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a reply to: 727Sky

The price has been coming down with every LRIP. LRIP 10 is approaching an agreement, which will bring the A model down to under $100M per airframe. The B and C will be higher still, but they're coming down as well. Once the full rate production starts, those costs will keep coming down. By 2019, they're looking at being down to around $85M for an A model, and right about $100M for a C.

By comparison, an F-18E/F currently runs around $90M, for far less capability. An ASH, after testing is done, and they finally reach IOC will be running at least $100M, if not at least $120M per airframe. And won't be able to go up against a modern, well equipped air defense system.



posted on Jan, 28 2017 @ 12:17 AM
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a reply to: InTheLight

No. I'm saying that politics is in play, as usual. Politics have played a major role in every major acquisition program in the last 30 years.



posted on Jan, 28 2017 @ 12:20 AM
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originally posted by: Zaphod58
a reply to: InTheLight

No. I'm saying that politics is in play, as usual. Politics have played a major role in every major acquisition program in the last 30 years.


Why can't it be for the benefit of two countries...using U.S. steel and Canadian brains?



posted on Jan, 28 2017 @ 12:21 AM
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a reply to: Zaphod58

Is operational cost the issue then? I have to believe a new 747/800 (I presume the 800?) will be a much cheaper plane to operate?

Was any consideration given to choosing the latest-and-greatest 787 or 777 over the 747/8?



posted on Jan, 28 2017 @ 12:24 AM
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a reply to: Leonidas

It's the total program cost. Since they're only looking at 2, or maybe 3 aircraft this time, total program cost is close to $4B. People don't like that number, and don't really understand that by only getting 2 aircraft, there's not a lot of room for spreading costs around, even with Boeing taking a loss, or breaking even on the deal.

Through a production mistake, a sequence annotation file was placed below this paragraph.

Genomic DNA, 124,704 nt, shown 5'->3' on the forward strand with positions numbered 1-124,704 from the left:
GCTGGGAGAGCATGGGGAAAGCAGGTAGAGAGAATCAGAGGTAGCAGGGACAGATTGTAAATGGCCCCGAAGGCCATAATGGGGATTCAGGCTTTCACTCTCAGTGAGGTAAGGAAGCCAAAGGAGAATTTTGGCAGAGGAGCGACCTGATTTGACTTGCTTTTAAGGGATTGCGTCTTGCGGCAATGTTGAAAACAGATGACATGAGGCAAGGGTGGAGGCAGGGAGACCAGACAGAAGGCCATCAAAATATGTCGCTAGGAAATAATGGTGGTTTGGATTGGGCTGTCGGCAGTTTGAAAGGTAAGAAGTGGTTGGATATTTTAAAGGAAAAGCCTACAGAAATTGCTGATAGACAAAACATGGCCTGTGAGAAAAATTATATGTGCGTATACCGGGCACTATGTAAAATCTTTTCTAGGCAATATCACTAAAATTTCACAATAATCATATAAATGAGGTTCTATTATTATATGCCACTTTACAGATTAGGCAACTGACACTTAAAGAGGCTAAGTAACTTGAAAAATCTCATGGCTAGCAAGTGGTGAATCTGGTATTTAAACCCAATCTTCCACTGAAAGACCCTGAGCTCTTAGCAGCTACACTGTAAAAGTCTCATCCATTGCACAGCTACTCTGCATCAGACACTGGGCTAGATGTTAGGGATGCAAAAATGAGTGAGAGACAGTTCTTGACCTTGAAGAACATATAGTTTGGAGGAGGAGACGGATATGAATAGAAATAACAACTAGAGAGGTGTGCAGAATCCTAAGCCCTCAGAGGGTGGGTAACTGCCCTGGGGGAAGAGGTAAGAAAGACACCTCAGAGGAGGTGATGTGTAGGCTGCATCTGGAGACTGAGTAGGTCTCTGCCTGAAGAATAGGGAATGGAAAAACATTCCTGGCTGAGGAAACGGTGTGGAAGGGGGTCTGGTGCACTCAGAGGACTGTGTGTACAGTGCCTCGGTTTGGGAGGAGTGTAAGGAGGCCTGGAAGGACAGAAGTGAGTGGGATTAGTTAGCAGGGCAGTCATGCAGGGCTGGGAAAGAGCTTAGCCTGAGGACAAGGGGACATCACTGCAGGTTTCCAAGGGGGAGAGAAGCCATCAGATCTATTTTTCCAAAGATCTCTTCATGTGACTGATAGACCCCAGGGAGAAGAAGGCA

posted on Jan, 28 2017 @ 12:25 AM
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a reply to: InTheLight

Canada doesn't currently want them. Under the terms of the program Lockheed is only giving work to the nations that are partners and buying the aircraft. Once the current Canadian contracts expire, there's no word if they're going to get more work or not. Right now they're paying to stay in the program, but there's no telling how long that will last.



posted on Jan, 28 2017 @ 12:29 AM
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If they drop the C Model, they might as well be flying Manned Target Drones.

Not to mention, the F35 has capabilities to replace more than just the F-18 on the carrier deck...

The cost and delays of the program is always in the media, but what is never mentioned is why the aircraft is over budget and delayed. One might ask the government who continually changed requirements of the aircraft capabilities well after the contract was awarded, changes cost money and take time to implement.

But of course, it is never the government's fault, it is always the evil contractors....
edit on 128172017 by ReverendBow because: (no reason given)



posted on Jan, 28 2017 @ 02:42 AM
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a reply to: Zaphod58

It all seems a bit silly to me.

The F-35 is a package, it's only going to cost more in the long run watering it down or taking components that are cutting edge and applying them to a cheaper airframe.

From my limited knowledge of planes, I know their is only so much you can take from one and apply to the other.

The F-22 wasn't cheap either, for it's capabilities and diversity I'd guess the F-35 is cheap considering.



posted on Jan, 28 2017 @ 04:10 AM
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a reply to: Zaphod58

Is there any talk of replacing the Looking Glass/Nightwatch 747's at the same time? They have to be the same age, more or less.



posted on Jan, 28 2017 @ 10:14 AM
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a reply to: Leonidas

The Looking Glass mission was fairly recently taken over by the E-6B fleet when they were upgraded. As for NAOC, I haven't heard of any plans to replace them with anything, but they're going to have to soon. They're probably not going to be done until after the E-3 recapitalization.



posted on Jan, 28 2017 @ 01:33 PM
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Just scrap the VTOL variation of the f-35. Then make new warthogs with enhanced ECM and lower RCS with some bolt on cowlings,and other tricks to make it stealthier. repositioning the engines at a different angle might help.